In your August copy of …(3)

August-2015-cover.-The-Field-168x220You should buy The Field this month – you really should (and you should buy Birdwatch every month, of course).

I found ‘Bransdale’s resurgence‘ an interesting read, partly because Henry and I had visited some of the places mentioned in this article on our travels.

Bransdale is a moor in the North York Moors – Henry and I visited the North York Moors back in May.



Henry visits the North York Moors
Henry visits the North York Moors

…and we went to Bransdale too, which is also known as the Nawton Tower Estate.

Here it is…

Tues 30 June 2015  Copy

… and here is what the guys at the Raptor Persecution Scotland blog had to say about it.

Not far from Bransdale, is Snilesworth Moor, which has been managed by what The Field call the ‘Crack grouse-moor agent’ Mark Osborne.

Here Henry found the way to Snilesworth

Tuesday 28 April Copy

…and here he is standing in a Snilesworth grouse butt (which is a bit of wood from B&Q by the look of it)…

Thursday 30 April  Copy

The Field tells me that ‘a new, hungrier breed of grousekeeper was emerging from the Angus Glens and beyond’, some of whom came down to Yorkshire.  Henry has been to the Angus Glens too. Here he is at Millden…

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The Field says that these keepers from the Angus Glens are ‘young men with unfamiliar accents and ruthless dedication’.

The guys at Raptor Persecution Scotland seem to have been keeping an eye on goings on in the Angus Glens, and that part of eastern Scotland, dominated by grouse moors, doesn’t seem to have been a great place for birds of prey over the years. We gather that Mark Osborne was once active in the Angus Glens too.

Mr Osborne was brought in to have a look at Bransdale, if I understand The Field article correctly (it could do with being a bit clearer in places but at least this one doesn’t mention the GTCW once), and brought in a headkeeper who had worked for him at Knarsdale. The Field states that the headkeeper was one of a new, larger team of keepers brought in to manage Bransdale.  I assume that is the Knarsdale that is close to Geltsdale where Henry also visited soon after a male Hen Harrier had ‘disappeared’ from a nest on the RSPB nature reserve there…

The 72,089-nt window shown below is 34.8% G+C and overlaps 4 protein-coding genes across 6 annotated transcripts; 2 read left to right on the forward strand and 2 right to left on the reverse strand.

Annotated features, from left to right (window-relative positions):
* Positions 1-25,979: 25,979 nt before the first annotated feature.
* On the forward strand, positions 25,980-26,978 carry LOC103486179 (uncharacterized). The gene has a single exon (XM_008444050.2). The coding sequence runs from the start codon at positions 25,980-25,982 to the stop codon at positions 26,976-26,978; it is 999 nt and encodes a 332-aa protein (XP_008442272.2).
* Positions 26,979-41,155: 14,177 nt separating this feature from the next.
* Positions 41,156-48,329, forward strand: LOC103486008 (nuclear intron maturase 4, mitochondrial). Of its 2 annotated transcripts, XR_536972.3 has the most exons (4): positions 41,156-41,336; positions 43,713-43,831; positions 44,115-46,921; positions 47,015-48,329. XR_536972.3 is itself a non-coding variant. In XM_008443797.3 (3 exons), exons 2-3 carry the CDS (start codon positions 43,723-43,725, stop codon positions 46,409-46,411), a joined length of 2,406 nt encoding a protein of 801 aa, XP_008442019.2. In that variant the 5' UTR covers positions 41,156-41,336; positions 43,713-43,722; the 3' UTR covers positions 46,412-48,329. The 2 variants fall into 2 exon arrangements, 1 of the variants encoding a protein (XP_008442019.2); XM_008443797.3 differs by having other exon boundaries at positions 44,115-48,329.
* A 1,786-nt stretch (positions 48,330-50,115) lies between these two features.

Tues 9 June Copy

The Guardian once pointed out that Mark Osborne was also once associated with another of Henry’s stopping places, Leadhills in Lanarkshire although we believe that Mr Osborne moved on from there many, many years ago.

Thurs 11th June Copy

Leadhills is an interesting site as well.

Well, Henry finds it all very interesting.  It’s really interesting to piece together bits of the jigsaw and The Field is very kind to its readers to supply so much useful and fascinating information.

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7 Replies to “In your August copy of …(3)”

  1. I have a very different description of Mark Osborne, as have many conservationists and raptor enthusiasts, which I'm sure Mark would have to redact, suffice it to say that moors he has or still manages seem to be particularly [one word edited out here by Mark] of birds of prey and mountain hares.

  2. How can anyone think that their life has been well spent by reducing a piece of wildland into an industrial unit for the production of glorified clay pigeons, so that punters who have more money than brain cells can enjoy blasting as many as possible out of the sky? How can anyone take 'professional' pride in being part of that system, wouldn't it be better to take people out to see wildlife properly, not it lying in a bleeding heap of lead shot and broken feathers? Grouse moors a waste of life on so many levels.

    1. Very well put, Les.

      it's enough to make one despair.

      However: let's end driven grouse shooting once and for all. That would be a good start.

  3. Would that be the same Mr Osbourne (sic) who was ********************* after ******************** and then tried to **********************?


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